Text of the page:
On Monday, July 18, I had the opportunity to get back into the Professional Development sphere. Working with PlusUs , I was able to do a 1/2 day of professional development for teachers in Philadelphia's University of the Arts "Professional Institute for Educators." The class is being taught by Phil Holcombe, founder of PlusUs and an … Continue reading Extraordinary Design Thinking: The Extraordinaires Strike Again!
Welcome to the the Extraordinaires Middle School Design club. On December 9, twelve middle school students from Perkiomen Valley Middle School East began a journey to develop their innate design muscles and minds through a human-centered approach to problem finding and solving. We began the year with an improvisational theater game to get comfortable with … Continue reading The Most Magnificent Thing
Nothing like having your new student give a shout out to your methods in class…Just saying.
The project my group did is a Prezi on Allegories. (This link takes you to my file in my Portfolio, which contains the link to the presentation.) We chose Prezi because it was something hardly any of us had used before and we thought it would be cool to play around with it. Despite it being a group project, each of us worked on two or three individual slides. Each of our groups of slides were focused on a central allegory or other topic. At the end, we blended some things into what I think is a fairly good-looking presentation.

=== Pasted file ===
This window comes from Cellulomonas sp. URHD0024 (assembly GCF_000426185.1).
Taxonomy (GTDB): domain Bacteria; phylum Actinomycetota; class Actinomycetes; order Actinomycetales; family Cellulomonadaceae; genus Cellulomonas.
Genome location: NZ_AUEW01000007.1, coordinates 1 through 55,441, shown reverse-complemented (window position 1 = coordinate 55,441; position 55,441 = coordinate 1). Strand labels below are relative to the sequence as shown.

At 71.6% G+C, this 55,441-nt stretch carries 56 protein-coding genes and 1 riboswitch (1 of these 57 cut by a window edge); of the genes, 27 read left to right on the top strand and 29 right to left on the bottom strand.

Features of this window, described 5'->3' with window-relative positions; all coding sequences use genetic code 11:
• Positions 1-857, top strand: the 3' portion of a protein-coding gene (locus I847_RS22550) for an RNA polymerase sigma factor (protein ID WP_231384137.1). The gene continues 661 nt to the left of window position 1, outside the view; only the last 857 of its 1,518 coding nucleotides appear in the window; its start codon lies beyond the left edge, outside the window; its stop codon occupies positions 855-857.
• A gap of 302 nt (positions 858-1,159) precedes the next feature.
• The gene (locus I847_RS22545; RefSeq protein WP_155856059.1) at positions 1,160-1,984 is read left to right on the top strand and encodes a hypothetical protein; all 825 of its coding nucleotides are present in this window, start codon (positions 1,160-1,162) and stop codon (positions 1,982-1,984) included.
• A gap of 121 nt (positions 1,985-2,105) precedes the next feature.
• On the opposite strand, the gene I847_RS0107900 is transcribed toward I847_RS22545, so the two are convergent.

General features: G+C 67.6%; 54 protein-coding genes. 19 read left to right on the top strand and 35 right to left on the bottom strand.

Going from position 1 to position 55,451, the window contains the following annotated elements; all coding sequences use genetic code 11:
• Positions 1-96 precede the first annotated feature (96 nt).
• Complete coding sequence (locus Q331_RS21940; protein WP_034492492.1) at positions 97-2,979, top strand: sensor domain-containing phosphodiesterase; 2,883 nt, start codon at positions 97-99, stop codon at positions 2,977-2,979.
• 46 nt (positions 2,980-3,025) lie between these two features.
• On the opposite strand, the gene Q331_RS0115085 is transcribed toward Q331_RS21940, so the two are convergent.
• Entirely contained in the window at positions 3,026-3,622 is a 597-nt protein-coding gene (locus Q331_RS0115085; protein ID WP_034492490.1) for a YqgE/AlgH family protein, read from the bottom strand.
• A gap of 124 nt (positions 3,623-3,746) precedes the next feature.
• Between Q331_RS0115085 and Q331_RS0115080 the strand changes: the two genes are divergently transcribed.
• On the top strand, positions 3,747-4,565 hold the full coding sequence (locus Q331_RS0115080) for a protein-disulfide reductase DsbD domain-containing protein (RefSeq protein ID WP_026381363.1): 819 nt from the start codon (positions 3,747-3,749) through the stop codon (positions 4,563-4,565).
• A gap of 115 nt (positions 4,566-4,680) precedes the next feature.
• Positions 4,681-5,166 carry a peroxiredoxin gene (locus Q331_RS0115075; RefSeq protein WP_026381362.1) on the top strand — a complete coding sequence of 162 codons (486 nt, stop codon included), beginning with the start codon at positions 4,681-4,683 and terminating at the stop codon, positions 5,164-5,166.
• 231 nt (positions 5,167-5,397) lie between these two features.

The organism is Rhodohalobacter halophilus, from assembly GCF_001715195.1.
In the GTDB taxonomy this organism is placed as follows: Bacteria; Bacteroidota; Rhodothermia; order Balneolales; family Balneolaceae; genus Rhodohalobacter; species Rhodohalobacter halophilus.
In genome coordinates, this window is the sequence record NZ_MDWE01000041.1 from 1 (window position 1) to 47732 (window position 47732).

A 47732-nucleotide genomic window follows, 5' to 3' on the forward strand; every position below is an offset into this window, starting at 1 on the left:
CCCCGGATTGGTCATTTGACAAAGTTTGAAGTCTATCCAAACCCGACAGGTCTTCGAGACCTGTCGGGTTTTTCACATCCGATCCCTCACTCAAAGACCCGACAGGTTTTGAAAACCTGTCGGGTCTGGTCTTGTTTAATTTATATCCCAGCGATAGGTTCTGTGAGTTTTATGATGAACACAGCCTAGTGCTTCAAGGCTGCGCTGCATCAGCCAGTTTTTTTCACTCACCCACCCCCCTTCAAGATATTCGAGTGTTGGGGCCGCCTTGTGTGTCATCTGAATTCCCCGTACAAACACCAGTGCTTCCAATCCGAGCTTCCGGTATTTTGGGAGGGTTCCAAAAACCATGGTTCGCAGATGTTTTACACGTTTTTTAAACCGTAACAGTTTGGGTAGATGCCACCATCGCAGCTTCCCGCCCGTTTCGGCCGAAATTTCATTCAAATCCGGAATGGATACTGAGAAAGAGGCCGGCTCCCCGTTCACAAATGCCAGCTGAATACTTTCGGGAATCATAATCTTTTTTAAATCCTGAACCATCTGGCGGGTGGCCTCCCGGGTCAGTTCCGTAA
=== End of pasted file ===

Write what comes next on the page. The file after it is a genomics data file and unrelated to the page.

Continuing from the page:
I don’t think I’ve done something like this before, in any grade. We were to focus on things like satire and allusion, but we spread our focus over many of them, trying to soak up as much information as possible. Looking back, that doesn’t seem to be very effective…
View original post 365 more words
For the first part of this year my students, in all my classes (9th and 10th grade Gifted English, and Design Lab) have been keeping blogs (somewhat infrequently) on the books we're reading or the things we've been doing in our Design Lab. What strikes me most about these blogs (and granted, I'm late to … Continue reading Morally Good Lies, Questions, and a Bias Towards Action: Reading, Interpreting, and Making in the Classroom